Prepare a float plan in case of emergency
Float plans save lives. Too many facts need to be accurately remembered and ultimately conveyed in an emergency situation, and without a float plan, you must count on someone else to remember detailed information about your boat and its whereabouts that rescue personnel will need to find you.
Who should prepare a float plan?
Don't think for a minute that this is only for those with big expensive boats. The U.S. Coast Guard believes that float plans are as effective for the owner of a 10-foot kayak or flat-bottom skiff as they are for the owner of a 48-foot express cruiser or a 90-foot luxury yacht.
What kind of boaters need to prepare float plans?
Kayakers, sport fishing participants, hunters, personal watercraft riders, water skiers, family day cruisers, private charter boat providers, canoeists, rowers, rafters, sail boaters and power boaters—basically, every skipper should prepare a float plan.
Whether you’re going out for a few hours or an overnight adventure, let someone know where you expect to be and when you expect to return. Leave a copy of your float plan with a marina, yacht club or dock friend.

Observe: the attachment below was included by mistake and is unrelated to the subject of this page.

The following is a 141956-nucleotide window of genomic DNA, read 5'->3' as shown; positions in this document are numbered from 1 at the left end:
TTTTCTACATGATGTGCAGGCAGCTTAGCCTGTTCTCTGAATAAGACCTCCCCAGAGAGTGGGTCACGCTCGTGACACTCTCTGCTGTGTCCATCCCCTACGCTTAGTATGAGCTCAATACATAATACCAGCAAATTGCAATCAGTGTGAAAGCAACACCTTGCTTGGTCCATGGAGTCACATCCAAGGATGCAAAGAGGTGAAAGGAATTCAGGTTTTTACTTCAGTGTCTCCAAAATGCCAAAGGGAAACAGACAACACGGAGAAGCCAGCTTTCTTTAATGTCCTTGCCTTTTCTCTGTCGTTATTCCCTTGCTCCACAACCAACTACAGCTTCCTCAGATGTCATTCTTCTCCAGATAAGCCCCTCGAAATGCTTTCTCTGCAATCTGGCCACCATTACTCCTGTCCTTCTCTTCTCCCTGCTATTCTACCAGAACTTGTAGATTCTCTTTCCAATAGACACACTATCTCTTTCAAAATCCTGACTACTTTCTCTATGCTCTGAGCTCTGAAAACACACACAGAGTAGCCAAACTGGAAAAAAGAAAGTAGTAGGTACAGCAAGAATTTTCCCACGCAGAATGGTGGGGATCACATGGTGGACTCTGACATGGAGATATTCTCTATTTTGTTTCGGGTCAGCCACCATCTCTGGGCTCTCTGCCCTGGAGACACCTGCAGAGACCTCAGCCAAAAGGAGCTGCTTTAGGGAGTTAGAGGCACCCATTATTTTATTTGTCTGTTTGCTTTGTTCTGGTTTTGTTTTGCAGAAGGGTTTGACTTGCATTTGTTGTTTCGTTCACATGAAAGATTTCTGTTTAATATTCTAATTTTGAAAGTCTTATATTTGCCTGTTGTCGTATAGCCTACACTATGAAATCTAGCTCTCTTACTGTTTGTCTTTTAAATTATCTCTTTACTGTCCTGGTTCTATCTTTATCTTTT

What should be included in my float plan?
A float plan includes a description of your boat and the safety equipment you are carrying as well as the people on board. You can make up a standard float plan and add where you expect to be and when you expect to be there. Instruct the person holding the float plan to notify the Coast Guard or other appropriate agency if you do not return within a reasonable time after your scheduled arrival.
When you arrive at your destination or if your plans change, remember to notify the person holding your float plan to avoid unnecessary worry.
USPS has a float plan template online. Just fill it out and give it to a friend. Everyone will feel safer knowing you took the time to prepare a float plan.